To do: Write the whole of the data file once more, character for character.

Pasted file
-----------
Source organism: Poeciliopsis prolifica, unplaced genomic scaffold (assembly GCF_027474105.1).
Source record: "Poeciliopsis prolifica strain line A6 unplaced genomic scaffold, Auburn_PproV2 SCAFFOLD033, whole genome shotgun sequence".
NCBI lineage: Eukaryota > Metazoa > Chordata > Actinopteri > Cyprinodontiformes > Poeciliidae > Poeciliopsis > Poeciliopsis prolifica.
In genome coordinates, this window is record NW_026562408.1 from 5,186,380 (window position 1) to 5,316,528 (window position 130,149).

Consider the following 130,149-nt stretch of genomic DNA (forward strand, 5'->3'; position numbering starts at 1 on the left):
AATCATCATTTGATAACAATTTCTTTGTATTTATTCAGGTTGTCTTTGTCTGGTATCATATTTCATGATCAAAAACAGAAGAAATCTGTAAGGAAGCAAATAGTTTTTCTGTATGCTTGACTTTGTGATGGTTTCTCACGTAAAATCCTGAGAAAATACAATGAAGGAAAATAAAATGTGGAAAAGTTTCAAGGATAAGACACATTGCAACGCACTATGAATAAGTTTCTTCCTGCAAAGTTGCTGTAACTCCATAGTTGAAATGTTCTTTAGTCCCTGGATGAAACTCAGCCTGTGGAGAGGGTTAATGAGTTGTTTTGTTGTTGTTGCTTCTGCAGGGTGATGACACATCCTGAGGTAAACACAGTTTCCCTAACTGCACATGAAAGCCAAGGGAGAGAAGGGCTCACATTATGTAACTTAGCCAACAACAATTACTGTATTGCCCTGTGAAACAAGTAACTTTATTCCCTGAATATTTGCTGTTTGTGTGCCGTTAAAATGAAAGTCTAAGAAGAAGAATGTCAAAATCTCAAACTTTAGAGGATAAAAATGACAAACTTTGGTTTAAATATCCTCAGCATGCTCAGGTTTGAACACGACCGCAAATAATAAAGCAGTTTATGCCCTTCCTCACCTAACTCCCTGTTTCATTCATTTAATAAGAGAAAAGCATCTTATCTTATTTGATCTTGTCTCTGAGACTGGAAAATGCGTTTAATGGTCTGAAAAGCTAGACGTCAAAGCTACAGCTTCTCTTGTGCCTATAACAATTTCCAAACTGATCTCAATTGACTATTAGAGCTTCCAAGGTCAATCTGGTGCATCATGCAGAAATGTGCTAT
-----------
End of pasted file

Source organism: Poeciliopsis prolifica, unplaced genomic scaffold (assembly GCF_027474105.1).
Source record: "Poeciliopsis prolifica strain line A6 unplaced genomic scaffold, Auburn_PproV2 SCAFFOLD033, whole genome shotgun sequence".
NCBI lineage: Eukaryota > Metazoa > Chordata > Actinopteri > Cyprinodontiformes > Poeciliidae > Poeciliopsis > Poeciliopsis prolifica.
In genome coordinates, this window is record NW_026562408.1 from 5,186,380 (window position 1) to 5,316,528 (window position 130,149).

Consider the following 130,149-nt stretch of genomic DNA (forward strand, 5'->3'; position numbering starts at 1 on the left):
AATCATCATTTGATAACAATTTCTTTGTATTTATTCAGGTTGTCTTTGTCTGGTATCATATTTCATGATCAAAAACAGAAGAAATCTGTAAGGAAGCAAATAGTTTTTCTGTATGCTTGACTTTGTGATGGTTTCTCACGTAAAATCCTGAGAAAATACAATGAAGGAAAATAAAATGTGGAAAAGTTTCAAGGATAAGACACATTGCAACGCACTATGAATAAGTTTCTTCCTGCAAAGTTGCTGTAACTCCATAGTTGAAATGTTCTTTAGTCCCTGGATGAAACTCAGCCTGTGGAGAGGGTTAATGAGTTGTTTTGTTGTTGTTGCTTCTGCAGGGTGATGACACATCCTGAGGTAAACACAGTTTCCCTAACTGCACATGAAAGCCAAGGGAGAGAAGGGCTCACATTATGTAACTTAGCCAACAACAATTACTGTATTGCCCTGTGAAACAAGTAACTTTATTCCCTGAATATTTGCTGTTTGTGTGCCGTTAAAATGAAAGTCTAAGAAGAAGAATGTCAAAATCTCAAACTTTAGAGGATAAAAATGACAAACTTTGGTTTAAATATCCTCAGCATGCTCAGGTTTGAACACGACCGCAAATAATAAAGCAGTTTATGCCCTTCCTCACCTAACTCCCTGTTTCATTCATTTAATAAGAGAAAAGCATCTTATCTTATTTGATCTTGTCTCTGAGACTGGAAAATGCGTTTAATGGTCTGAAAAGCTAGACGTCAAAGCTACAGCTTCTCTTGTGCCTATAACAATTTCCAAACTGATCTCAATTGACTATTAGAGCTTCCAAGGTCAATCTGGTGCATCATGCAGAAATGTGCTAT